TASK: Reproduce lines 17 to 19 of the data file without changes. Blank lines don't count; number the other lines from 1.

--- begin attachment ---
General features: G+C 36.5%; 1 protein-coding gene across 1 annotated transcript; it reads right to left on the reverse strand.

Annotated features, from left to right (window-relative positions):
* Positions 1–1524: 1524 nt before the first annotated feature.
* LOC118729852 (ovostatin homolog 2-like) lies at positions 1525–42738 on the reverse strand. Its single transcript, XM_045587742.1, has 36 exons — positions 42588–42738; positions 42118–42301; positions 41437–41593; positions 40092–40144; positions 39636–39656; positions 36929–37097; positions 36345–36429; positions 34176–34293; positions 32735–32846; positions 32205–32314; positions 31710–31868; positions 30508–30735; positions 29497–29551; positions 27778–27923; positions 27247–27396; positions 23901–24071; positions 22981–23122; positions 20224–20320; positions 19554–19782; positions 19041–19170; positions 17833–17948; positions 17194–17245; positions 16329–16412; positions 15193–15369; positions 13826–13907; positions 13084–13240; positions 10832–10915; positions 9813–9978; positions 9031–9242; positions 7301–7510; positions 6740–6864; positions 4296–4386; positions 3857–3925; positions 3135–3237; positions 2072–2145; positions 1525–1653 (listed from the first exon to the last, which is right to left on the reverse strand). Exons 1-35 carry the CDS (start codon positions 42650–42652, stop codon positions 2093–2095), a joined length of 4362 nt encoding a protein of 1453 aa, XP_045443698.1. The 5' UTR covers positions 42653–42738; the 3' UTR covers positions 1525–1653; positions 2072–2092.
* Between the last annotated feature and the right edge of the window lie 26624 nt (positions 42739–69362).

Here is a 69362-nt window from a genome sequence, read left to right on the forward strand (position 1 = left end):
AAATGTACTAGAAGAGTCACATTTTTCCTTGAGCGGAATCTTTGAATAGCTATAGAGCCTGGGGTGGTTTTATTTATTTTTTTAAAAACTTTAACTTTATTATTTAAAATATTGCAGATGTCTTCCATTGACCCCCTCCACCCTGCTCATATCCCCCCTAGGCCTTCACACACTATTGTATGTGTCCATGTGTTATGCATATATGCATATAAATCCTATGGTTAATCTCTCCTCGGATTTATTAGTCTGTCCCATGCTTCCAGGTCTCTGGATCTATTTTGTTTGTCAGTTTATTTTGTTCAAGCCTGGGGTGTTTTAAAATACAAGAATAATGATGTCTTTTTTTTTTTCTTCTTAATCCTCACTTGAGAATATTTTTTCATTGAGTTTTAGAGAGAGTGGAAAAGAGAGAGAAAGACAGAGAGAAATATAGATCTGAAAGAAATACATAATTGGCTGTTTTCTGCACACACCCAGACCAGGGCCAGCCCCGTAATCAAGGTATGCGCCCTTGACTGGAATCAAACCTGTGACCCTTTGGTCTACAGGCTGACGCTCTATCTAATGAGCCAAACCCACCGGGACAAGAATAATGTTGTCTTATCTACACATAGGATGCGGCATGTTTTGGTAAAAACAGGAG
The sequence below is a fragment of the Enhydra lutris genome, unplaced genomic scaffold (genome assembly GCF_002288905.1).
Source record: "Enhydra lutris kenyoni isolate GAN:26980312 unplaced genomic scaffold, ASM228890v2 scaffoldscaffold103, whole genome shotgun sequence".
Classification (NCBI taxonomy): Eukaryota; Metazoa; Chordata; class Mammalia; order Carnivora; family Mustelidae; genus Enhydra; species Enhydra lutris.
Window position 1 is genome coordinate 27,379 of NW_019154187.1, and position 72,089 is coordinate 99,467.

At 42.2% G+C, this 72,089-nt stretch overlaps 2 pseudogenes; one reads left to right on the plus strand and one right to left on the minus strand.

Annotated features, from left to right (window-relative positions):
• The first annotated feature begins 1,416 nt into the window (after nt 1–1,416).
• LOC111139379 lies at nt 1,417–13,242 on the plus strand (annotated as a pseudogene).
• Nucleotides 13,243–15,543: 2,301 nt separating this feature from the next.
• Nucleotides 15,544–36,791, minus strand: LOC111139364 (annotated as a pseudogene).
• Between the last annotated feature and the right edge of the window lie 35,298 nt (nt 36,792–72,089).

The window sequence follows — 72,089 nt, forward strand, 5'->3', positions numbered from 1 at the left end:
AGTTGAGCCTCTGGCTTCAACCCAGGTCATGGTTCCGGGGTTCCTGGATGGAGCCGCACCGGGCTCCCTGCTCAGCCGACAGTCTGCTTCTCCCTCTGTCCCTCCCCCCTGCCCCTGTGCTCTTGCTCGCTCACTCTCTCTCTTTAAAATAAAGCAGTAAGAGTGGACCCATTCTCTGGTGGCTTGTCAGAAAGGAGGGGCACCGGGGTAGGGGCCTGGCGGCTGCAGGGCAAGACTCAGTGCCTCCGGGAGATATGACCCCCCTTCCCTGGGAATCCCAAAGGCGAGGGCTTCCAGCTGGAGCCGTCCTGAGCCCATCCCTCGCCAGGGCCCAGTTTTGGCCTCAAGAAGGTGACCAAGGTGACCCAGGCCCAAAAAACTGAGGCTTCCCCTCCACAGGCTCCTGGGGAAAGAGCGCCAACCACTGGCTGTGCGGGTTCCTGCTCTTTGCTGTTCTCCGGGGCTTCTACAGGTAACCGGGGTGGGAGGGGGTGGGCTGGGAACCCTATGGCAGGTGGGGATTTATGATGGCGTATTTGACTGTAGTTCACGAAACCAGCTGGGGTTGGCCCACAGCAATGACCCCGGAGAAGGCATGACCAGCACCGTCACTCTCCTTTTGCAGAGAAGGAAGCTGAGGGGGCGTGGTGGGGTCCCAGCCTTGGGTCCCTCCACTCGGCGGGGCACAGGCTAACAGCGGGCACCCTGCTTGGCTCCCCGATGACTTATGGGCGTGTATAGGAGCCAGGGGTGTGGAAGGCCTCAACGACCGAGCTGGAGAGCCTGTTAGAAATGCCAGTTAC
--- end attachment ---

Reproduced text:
• Nucleotides 15,544–36,791, minus strand: LOC111139364 (annotated as a pseudogene).
• Between the last annotated feature and the right edge of the window lie 35,298 nt (nt 36,792–72,089).

The window sequence follows — 72,089 nt, forward strand, 5'->3', positions numbered from 1 at the left end: